New website – theequityman.co.uk

I’ve recently launched a new website – theequityman.co.uk so there will be no new content added to this blog. All the blogs from here are over there and more!

Come over and see what it looks like! See you there!

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What is equity release?

Equity release is simply the process of converting money tied up in property (known as equity) into cash. This can be done at any stage in life but the term “Equity Release” is now more associated with older and/or retired people. They tend to be asset rich and cash poor. They have lived in their property for many years and the value has shot up. However sometimes they have very little income so struggle to make ends meet.

It is possible to release some of the equity in order to help cover their day to day living expenses.

Equity Release can also be used for other purposes. It may not be possible to get a traditional mortgage because of age or other restrictions. Some people release equity to fund improvements to the home or allow them to go on a holiday. The money that you release can be used for any (legal!!) purpose.

This is definitely an area where you need to take independent advice. Find a local Equity Release adviser through unbiased.co.uk.

There are two main types of Equity Release; there are Lifetime Mortgages which allow you to borrow money against your house and there is Home Reversion which means you sell a share in your house.

With Lifetime Mortgages interest is charged but usually nothing is paid back on the loan until you either sell up or die. The interest in compounded over the whole period of the loan which means the debt can escalate more quickly than you may expect.

Home Reversion schemes are where you sell a share of your property to the provider for less than market value. You retain the right to stay in your home for your lifetime if you wish. When you die or move into long term care and the property is sold then the provider gets the same proportion of the sale price as the amount you borrowed. This means that if you borrow 50% of the value of your home that is how much the provider will get when it is sold.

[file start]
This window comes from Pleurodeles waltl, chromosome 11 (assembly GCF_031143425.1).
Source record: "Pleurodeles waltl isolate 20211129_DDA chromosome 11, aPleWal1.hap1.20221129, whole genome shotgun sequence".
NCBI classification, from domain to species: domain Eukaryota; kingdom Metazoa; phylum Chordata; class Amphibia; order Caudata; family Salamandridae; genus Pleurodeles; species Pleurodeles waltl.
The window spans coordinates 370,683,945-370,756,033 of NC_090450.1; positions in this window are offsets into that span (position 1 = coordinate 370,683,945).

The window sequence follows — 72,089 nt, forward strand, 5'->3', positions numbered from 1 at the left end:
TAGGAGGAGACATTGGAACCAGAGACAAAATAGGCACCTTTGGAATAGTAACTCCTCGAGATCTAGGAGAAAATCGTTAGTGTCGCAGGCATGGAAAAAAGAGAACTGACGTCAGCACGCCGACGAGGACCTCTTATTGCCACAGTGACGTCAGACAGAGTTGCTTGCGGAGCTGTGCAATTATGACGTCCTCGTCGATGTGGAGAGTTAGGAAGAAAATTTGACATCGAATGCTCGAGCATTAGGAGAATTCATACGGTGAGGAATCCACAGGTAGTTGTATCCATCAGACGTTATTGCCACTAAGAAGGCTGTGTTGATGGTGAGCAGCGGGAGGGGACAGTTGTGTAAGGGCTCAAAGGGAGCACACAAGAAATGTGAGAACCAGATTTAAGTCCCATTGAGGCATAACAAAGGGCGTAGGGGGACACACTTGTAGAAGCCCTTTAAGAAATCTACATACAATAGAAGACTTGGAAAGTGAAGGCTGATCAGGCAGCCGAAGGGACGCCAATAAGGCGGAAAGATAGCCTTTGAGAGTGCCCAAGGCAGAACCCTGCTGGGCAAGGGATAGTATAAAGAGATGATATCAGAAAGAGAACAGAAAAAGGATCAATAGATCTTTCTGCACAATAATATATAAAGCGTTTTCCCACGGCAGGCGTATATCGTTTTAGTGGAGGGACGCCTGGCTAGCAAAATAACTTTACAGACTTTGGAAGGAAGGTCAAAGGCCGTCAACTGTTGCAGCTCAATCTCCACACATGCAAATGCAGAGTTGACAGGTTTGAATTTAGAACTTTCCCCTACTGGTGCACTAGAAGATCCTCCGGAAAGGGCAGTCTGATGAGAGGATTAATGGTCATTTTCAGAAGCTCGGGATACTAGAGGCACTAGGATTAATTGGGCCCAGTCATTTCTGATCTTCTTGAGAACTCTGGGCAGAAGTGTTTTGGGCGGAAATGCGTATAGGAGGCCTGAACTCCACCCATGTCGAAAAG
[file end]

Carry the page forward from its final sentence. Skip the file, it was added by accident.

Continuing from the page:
Lifetime Mortgages are available from the age of 55 but Home Reversions can only be taken out by people aged 65 or older.

Equity Release isn’t a cheap way of raising money and it’s very expensive compared to a conventional mortgage.

There is a lot more to say about Equity Release but hopefully this will be a useful starting point.

 

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Have I got the best mortgage deal?

How do I know I have the best mortgage deal available to me?

Interest rates are at an all time low so everyone is paying a lot less interest on their mortgage than they were 8-10 years ago. We have all got used to borrowing money relatively cheaply. Interest rates are predicted to start rising. The question now is “when” rather than “if” they will rise. A lot of us have become lazy about securing the very best mortgage deal. This is because even the most expensive deals today are still good value compared to previous years.

So what do we do to make sure that we have the very best deal that we can?

  1. Use a broker. Look up your nearest on www.unbiased.co.uk. Speak to 2 or 3 to get a feel for whether they “know their stuff”. Most mortgage brokers and IFAs will have access to a range of lenders. You can check this by asking them if they are “Whole of Market”. They will take your basic requirements and source the best deal available that fits your requirements.

  2. Be prepared to pay a fee to find out. On this occasion the broker’s job is to source the best deal. This includes “Direct to Lender” deals. The broker will know about these deals but you will have to do the legwork. This is because certain deals/lenders will only deal directly with the public rather than through an intermediary. Agree the sourcing fee upfront.

You will get one of three possible outcomes:

  1. There is a better deal out there that is a “direct” deal so you can go and sort it out yourself. YOU WIN.

  2. There is a better deal out there that can be secured through the broker. He sorts it out for you. YOU WIN.

  3. There isn’t a better deal out there (or at least not one that it is worth moving to). In this case you have the peace of mind of knowing that you have the best deal. You are staying put as an active choice rather than because of inertia. YOU WIN.